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September 1967

Systemic Lupus Erythematosus and Acute Myeloblastic Leukemia: Report of Their Coexistence and a Survey of Possible Associating Features

Author Affiliations

Galveston, Tex

From the Department of Medicine and the Hematology Research Laboratory, University of Texas Medical Branch, Galveston.

Arch Intern Med. 1967;120(3):345-348. doi:10.1001/archinte.1967.00300030087017

WHILE the coexistence or sequential appearance of two uncommon diseases in one patient may be coincidental, frequently a meaningful relationship is suggested. Systemic lupus erythematosus (SLE) has been reported in association with various malignant lymphomas,1,2 and in one patient3 SLE appeared five years after mercaptopurine had induced a complete remission from acute lymphoblastic leukemia. Another patient with SLE who developed acute myeloblastic leukemia after a number of years was mentioned by Lee,4 but few details were given. The patient reported herein had SLE at least five and possibly 15 years before the onset of acute myeloblastic leukemia and is presented not only because of the rarity of this association but because of the growing recognition and interest in the relationships between autoimmune and leukemic diseases.5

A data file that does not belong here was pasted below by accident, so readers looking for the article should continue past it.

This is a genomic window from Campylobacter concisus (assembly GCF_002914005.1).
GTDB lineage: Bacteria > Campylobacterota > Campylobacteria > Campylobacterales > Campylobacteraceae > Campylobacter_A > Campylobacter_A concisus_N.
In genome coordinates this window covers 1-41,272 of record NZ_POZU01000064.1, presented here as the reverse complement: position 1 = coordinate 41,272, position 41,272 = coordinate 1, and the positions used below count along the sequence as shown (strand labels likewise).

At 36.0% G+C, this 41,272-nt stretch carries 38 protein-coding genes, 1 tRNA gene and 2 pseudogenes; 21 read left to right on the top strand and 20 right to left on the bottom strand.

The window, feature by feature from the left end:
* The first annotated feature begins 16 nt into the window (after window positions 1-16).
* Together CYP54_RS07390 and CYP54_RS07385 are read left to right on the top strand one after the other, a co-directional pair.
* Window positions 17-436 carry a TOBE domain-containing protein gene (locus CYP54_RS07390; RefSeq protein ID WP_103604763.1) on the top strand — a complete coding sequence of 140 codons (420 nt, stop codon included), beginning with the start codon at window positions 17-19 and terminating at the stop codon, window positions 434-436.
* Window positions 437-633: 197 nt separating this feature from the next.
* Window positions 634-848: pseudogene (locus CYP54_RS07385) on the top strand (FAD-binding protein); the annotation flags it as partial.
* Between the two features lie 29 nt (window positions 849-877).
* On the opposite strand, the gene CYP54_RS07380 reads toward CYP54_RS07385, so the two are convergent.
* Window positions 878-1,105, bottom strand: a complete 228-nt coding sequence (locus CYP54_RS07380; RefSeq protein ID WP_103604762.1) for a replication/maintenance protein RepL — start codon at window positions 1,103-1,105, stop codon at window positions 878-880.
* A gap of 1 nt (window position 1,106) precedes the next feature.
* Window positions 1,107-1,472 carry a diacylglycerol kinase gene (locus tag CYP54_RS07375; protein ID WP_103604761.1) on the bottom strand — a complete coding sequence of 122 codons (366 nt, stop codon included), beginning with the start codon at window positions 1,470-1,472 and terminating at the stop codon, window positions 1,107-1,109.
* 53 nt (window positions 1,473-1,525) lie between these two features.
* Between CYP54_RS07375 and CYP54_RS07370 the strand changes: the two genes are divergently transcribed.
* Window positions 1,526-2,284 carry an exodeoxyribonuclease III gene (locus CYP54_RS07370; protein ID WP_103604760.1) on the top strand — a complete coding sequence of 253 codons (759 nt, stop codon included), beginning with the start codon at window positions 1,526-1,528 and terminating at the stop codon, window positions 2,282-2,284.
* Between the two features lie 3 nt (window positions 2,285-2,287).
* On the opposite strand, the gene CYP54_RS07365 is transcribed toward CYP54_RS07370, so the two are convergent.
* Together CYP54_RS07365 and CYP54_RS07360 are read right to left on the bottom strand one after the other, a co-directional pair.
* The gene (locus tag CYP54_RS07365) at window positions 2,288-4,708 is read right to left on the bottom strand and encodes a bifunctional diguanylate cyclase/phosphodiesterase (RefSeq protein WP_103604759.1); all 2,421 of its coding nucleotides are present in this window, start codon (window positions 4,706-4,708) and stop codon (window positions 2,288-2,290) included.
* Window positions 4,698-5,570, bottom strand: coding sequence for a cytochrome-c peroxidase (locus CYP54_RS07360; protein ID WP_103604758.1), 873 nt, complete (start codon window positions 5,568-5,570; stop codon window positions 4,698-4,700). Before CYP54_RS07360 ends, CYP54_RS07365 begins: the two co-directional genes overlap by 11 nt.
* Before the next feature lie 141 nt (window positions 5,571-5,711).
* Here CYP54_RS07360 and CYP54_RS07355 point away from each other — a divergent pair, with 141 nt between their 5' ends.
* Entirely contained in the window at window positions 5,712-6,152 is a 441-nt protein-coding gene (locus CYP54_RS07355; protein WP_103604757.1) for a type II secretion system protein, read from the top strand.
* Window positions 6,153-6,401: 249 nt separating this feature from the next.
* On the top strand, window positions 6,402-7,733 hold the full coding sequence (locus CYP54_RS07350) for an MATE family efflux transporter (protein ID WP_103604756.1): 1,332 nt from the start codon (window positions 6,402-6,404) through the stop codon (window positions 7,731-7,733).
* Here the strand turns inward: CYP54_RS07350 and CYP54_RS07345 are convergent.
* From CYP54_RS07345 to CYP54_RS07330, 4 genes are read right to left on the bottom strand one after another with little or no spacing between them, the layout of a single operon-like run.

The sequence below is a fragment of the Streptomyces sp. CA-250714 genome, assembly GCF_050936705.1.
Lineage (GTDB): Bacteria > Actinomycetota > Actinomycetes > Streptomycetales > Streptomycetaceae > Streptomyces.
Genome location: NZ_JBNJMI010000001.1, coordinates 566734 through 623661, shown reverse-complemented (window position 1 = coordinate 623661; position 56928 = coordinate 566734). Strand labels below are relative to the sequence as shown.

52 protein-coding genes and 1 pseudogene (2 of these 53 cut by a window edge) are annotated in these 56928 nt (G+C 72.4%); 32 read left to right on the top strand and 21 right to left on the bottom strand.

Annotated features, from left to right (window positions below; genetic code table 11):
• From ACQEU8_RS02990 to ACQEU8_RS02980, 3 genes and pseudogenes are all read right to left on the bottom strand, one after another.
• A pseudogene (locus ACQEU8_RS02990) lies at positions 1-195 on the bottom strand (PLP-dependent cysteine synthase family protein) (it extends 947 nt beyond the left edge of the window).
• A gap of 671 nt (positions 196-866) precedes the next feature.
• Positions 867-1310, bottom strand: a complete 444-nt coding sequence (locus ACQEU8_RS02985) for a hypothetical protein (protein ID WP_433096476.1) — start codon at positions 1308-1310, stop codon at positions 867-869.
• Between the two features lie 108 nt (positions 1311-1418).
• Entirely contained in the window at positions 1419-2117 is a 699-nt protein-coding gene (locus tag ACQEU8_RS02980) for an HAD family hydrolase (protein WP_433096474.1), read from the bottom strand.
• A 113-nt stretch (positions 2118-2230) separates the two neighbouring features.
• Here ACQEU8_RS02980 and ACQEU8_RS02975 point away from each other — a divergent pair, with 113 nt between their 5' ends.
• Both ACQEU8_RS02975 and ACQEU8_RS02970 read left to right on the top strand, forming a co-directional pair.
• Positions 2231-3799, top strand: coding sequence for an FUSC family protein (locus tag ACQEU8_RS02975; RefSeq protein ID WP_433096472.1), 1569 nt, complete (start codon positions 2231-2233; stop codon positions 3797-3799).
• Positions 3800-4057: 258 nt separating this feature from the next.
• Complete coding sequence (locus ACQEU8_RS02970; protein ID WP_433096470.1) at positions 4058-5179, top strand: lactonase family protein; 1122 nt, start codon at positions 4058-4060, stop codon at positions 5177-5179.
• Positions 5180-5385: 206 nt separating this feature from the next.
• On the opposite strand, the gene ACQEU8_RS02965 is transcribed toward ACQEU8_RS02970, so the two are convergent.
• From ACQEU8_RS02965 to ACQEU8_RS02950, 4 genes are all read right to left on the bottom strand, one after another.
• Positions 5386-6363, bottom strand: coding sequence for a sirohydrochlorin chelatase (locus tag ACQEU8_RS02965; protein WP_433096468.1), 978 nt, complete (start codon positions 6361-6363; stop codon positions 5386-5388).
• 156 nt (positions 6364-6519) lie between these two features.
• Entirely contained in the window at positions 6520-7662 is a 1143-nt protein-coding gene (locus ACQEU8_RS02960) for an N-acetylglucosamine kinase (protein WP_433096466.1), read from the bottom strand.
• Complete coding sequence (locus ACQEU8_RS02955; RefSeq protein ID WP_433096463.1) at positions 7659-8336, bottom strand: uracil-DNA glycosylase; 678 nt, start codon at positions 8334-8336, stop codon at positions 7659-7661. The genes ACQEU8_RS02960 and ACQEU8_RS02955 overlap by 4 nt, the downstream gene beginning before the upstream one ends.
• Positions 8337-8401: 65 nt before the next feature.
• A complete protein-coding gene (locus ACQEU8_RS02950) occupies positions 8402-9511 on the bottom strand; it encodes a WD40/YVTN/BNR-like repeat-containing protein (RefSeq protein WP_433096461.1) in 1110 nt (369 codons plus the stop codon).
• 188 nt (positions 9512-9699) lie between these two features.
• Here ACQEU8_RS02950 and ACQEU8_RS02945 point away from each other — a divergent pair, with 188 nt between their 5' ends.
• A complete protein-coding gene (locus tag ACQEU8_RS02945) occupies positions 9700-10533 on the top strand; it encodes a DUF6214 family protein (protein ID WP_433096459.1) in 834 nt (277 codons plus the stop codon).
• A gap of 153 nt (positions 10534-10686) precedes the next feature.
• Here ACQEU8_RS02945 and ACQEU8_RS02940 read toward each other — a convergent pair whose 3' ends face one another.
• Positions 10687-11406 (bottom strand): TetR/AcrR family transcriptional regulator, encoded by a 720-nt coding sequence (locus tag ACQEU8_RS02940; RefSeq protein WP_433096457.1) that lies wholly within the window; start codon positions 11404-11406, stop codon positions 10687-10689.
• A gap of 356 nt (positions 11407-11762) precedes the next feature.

Report of a Case  This patient was a 57-year-old white woman who first became ill in 1950, when she noted painful,